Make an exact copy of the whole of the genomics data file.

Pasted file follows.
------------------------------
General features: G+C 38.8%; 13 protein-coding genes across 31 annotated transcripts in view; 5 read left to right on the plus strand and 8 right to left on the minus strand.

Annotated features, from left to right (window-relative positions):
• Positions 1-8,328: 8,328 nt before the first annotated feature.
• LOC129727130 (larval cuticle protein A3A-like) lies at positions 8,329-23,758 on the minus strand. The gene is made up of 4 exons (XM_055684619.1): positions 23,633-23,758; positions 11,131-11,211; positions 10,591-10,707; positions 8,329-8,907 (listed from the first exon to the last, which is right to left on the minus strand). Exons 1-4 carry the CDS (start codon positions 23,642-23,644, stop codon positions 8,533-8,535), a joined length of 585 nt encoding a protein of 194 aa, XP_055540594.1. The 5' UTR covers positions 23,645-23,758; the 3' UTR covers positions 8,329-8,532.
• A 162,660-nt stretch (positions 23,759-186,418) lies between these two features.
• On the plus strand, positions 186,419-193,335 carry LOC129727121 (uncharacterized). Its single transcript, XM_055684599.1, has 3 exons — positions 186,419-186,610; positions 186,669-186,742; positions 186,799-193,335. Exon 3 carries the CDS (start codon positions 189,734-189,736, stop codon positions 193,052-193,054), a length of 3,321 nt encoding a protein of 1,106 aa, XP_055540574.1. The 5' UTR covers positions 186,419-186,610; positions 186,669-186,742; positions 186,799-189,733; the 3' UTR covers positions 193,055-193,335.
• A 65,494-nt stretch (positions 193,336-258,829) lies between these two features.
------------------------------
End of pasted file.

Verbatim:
General features: G+C 38.8%; 13 protein-coding genes across 31 annotated transcripts in view; 5 read left to right on the plus strand and 8 right to left on the minus strand.

Annotated features, from left to right (window-relative positions):
• Positions 1-8,328: 8,328 nt before the first annotated feature.
• LOC129727130 (larval cuticle protein A3A-like) lies at positions 8,329-23,758 on the minus strand. The gene is made up of 4 exons (XM_055684619.1): positions 23,633-23,758; positions 11,131-11,211; positions 10,591-10,707; positions 8,329-8,907 (listed from the first exon to the last, which is right to left on the minus strand). Exons 1-4 carry the CDS (start codon positions 23,642-23,644, stop codon positions 8,533-8,535), a joined length of 585 nt encoding a protein of 194 aa, XP_055540594.1. The 5' UTR covers positions 23,645-23,758; the 3' UTR covers positions 8,329-8,532.
• A 162,660-nt stretch (positions 23,759-186,418) lies between these two features.
• On the plus strand, positions 186,419-193,335 carry LOC129727121 (uncharacterized). Its single transcript, XM_055684599.1, has 3 exons — positions 186,419-186,610; positions 186,669-186,742; positions 186,799-193,335. Exon 3 carries the CDS (start codon positions 189,734-189,736, stop codon positions 193,052-193,054), a length of 3,321 nt encoding a protein of 1,106 aa, XP_055540574.1. The 5' UTR covers positions 186,419-186,610; positions 186,669-186,742; positions 186,799-189,733; the 3' UTR covers positions 193,055-193,335.
• A 65,494-nt stretch (positions 193,336-258,829) lies between these two features.